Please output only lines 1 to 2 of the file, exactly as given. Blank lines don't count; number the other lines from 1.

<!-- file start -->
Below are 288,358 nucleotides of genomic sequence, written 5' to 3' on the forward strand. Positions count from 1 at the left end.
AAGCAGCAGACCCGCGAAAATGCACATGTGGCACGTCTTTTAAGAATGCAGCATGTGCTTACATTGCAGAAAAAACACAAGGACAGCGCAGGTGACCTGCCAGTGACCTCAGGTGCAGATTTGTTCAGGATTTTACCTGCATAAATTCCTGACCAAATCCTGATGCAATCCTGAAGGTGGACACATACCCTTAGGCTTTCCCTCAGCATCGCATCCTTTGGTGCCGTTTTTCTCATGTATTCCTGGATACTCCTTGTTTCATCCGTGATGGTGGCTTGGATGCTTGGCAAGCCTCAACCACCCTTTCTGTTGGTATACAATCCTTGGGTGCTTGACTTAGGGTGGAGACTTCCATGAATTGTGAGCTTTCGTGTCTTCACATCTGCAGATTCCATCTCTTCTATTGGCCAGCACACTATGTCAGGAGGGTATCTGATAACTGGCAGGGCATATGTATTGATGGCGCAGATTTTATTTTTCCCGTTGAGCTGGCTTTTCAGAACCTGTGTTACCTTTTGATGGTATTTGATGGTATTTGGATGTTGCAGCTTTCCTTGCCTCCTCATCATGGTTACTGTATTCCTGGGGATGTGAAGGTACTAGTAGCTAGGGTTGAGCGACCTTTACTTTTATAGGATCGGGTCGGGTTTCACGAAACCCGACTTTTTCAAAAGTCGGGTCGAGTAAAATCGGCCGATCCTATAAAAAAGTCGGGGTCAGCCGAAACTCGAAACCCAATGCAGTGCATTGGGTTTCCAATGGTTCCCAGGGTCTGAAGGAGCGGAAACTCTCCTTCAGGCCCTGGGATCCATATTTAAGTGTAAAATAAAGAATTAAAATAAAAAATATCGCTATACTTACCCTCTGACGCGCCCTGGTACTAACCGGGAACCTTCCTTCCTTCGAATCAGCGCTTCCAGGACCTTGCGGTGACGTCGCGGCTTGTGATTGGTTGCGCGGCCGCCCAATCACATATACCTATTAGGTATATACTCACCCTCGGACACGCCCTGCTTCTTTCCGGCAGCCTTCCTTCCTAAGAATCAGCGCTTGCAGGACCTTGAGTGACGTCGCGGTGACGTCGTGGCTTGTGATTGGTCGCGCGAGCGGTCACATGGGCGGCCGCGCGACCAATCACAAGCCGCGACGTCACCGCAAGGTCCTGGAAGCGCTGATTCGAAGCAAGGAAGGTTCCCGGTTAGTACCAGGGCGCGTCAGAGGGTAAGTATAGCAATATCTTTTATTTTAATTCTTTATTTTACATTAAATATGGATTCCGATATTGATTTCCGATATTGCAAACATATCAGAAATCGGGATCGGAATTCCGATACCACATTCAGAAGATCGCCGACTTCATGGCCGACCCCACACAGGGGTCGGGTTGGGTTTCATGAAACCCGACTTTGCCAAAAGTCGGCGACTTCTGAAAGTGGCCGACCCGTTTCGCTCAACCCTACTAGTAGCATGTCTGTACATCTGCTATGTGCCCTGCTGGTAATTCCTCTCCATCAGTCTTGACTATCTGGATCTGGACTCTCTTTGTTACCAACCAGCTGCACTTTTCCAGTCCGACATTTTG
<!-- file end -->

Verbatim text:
Below are 288,358 nucleotides of genomic sequence, written 5' to 3' on the forward strand. Positions count from 1 at the left end.
AAGCAGCAGACCCGCGAAAATGCACATGTGGCACGTCTTTTAAGAATGCAGCATGTGCTTACATTGCAGAAAAAACACAAGGACAGCGCAGGTGACCTGCCAGTGACCTCAGGTGCAGATTTGTTCAGGATTTTACCTGCATAAATTCCTGACCAAATCCTGATGCAATCCTGAAGGTGGACACATACCCTTAGGCTTTCCCTCAGCATCGCATCCTTTGGTGCCGTTTTTCTCATGTATTCCTGGATACTCCTTGTTTCATCCGTGATGGTGGCTTGGATGCTTGGCAAGCCTCAACCACCCTTTCTGTTGGTATACAATCCTTGGGTGCTTGACTTAGGGTGGAGACTTCCATGAATTGTGAGCTTTCGTGTCTTCACATCTGCAGATTCCATCTCTTCTATTGGCCAGCACACTATGTCAGGAGGGTATCTGATAACTGGCAGGGCATATGTATTGATGGCGCAGATTTTATTTTTCCCGTTGAGCTGGCTTTTCAGAACCTGTGTTACCTTTTGATGGTATTTGATGGTATTTGGATGTTGCAGCTTTCCTTGCCTCCTCATCATGGTTACTGTATTCCTGGGGATGTGAAGGTACTAGTAGCTAGGGTTGAGCGACCTTTACTTTTATAGGATCGGGTCGGGTTTCACGAAACCCGACTTTTTCAAAAGTCGGGTCGAGTAAAATCGGCCGATCCTATAAAAAAGTCGGGGTCAGCCGAAACTCGAAACCCAATGCAGTGCATTGGGTTTCCAATGGTTCCCAGGGTCTGAAGGAGCGGAAACTCTCCTTCAGGCCCTGGGATCCATATTTAAGTGTAAAATAAAGAATTAAAATAAAAAATATCGCTATACTTACCCTCTGACGCGCCCTGGTACTAACCGGGAACCTTCCTTCCTTCGAATCAGCGCTTCCAGGACCTTGCGGTGACGTCGCGGCTTGTGATTGGTTGCGCGGCCGCCCAATCACATATACCTATTAGGTATATACTCACCCTCGGACACGCCCTGCTTCTTTCCGGCAGCCTTCCTTCCTAAGAATCAGCGCTTGCAGGACCTTGAGTGACGTCGCGGTGACGTCGTGGCTTGTGATTGGTCGCGCGAGCGGTCACATGGGCGGCCGCGCGACCAATCACAAGCCGCGACGTCACCGCAAGGTCCTGGAAGCGCTGATTCGAAGCAAGGAAGGTTCCCGGTTAGTACCAGGGCGCGTCAGAGGGTAAGTATAGCAATATCTTTTATTTTAATTCTTTATTTTACATTAAATATGGATTCCGATATTGATTTCCGATATTGCAAACATATCAGAAATCGGGATCGGAATTCCGATACCACATTCAGAAGATCGCCGACTTCATGGCCGACCCCACACAGGGGTCGGGTTGGGTTTCATGAAACCCGACTTTGCCAAAAGTCGGCGACTTCTGAAAGTGGCCGACCCGTTTCGCTCAACCCTACTAGTAGCATGTCTGTACATCTGCTATGTGCCCTGCTGGTAATTCCTCTCCATCAGTCTTGACTATCTGGATCTGGACTCTCTTTGTTACCAACCAGCTGCACTTTTCCAGTCCGACATTTTG